W H III Robert K. Ackerman

Wade Hampton III
Robert K. Ackerman
Providing the most balanced and comprehensive portrayal of Wade Hampton III to
date, Robert K. Ackerman’s biography explores the remarkable abilities and tragic
failings of the planter-statesman who would come to personify the Civil War and
Reconstruction in South Carolina. Ackerman traces Hampton’s esteemed lineage
and his preparation for life as a Southern aristocrat. Though Hampton benefited
from third-generation wealth, a classical education, and an inherent sense of noblesse
oblige, as Ackerman notes, prior to the war Hampton served almost without distinction in the South Carolina General Assembly—with the exception of his opposition to reopening the slave trade. Hampton did not favor secession, but once South
Carolina left the Union, he committed himself fully to the Confederate effort and
thus began his path to legend.
Ackerman follows Hampton from amateur soldier to decorated cavalry leader,
from multiple wounds at Gettysburg to the defense of the Confederate flank at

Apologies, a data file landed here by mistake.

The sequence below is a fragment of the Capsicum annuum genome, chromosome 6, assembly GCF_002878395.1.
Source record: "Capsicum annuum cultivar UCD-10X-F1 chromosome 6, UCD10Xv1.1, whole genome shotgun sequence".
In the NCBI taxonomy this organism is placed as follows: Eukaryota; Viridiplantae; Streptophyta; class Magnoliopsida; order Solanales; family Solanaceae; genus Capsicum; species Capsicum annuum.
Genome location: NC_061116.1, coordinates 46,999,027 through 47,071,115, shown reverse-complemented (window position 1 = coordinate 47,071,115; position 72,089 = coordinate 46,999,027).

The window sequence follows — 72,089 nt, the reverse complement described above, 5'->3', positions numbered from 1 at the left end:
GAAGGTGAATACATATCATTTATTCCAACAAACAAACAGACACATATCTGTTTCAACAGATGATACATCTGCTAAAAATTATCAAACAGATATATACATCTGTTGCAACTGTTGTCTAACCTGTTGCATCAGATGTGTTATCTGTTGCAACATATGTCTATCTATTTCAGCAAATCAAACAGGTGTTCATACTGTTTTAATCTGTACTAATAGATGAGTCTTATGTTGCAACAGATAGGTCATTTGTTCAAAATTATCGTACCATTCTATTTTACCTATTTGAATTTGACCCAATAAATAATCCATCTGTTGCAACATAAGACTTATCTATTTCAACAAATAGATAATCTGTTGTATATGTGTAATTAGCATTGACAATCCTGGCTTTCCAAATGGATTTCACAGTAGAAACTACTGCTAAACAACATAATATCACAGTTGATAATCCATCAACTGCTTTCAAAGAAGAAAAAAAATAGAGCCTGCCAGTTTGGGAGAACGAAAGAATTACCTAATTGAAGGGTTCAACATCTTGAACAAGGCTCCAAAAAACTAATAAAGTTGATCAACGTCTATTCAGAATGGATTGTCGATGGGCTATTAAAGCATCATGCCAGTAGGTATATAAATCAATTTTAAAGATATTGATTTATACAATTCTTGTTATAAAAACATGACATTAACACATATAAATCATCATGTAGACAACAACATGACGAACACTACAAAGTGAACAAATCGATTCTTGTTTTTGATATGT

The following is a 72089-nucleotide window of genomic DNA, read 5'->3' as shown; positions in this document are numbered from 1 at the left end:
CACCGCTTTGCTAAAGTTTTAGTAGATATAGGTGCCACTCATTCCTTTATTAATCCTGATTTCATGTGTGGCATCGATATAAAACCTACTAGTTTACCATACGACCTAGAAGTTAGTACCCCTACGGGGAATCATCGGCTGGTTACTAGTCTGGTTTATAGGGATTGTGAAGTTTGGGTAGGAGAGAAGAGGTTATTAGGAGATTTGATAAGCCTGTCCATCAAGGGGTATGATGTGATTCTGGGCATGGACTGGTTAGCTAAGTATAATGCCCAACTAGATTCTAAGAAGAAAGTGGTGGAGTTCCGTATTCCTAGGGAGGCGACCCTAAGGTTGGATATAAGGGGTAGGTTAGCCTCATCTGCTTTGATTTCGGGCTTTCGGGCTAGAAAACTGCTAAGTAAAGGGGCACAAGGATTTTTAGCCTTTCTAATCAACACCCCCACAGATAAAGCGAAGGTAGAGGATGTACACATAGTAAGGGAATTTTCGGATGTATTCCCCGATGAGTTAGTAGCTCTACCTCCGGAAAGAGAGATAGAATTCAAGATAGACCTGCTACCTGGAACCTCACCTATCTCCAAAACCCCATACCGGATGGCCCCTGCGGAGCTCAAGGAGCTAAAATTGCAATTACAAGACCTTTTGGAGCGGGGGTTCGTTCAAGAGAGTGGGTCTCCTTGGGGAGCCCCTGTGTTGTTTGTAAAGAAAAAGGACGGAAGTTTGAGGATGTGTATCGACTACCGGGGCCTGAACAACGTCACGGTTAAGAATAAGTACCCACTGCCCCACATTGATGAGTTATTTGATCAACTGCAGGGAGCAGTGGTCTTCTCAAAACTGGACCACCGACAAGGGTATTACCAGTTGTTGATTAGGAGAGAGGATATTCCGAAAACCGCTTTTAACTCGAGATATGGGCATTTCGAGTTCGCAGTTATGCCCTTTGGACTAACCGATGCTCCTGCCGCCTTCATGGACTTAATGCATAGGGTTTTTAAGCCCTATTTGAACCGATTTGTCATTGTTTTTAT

Petersburg. Hampton eventually succeeded J. E. B. Stuart as commander of Lee’s
cavalry in the Army of Northern Virginia and distinguished himself as one of three
non–West Point graduates to attain the rank of lieutenant general in the Confederate
Emotionally and financially devastated by the Confederacy’s defeat, Hampton
briefly pondered continuing the conflict as a guerrilla war before emerging as a leading advocate for policies of moderation. His election to the governorship in 1876
brought an end to Federal Reconstruction in South Carolina. Ackerman elaborates
on Hampton’s limited success in enacting policies of moderation and his eventual
defeat at the hands of virulent racists and anti-autocratic populists. Ackerman suggests that, despite some success as governor and later as a U.S. senator, Hampton was
ultimately overwhelmed by forces of racism, with tragic consequences for his state,
yet he remains for many a revered icon of the Old South.
Robert K. Ackerman is a retired
professor of history who has served
as dean of Erskine College and Drew
University and as president of Wesleyan College in Macon, Georgia. A Phi
Beta Kappa graduate of the University
of South Carolina, he is the author
of several works on South Carolina
history, including South Carolina
Colonial Land Policies. Ackerman lives
in Lexington, South Carolina.
April 2007, 392 pages, 16 illus.
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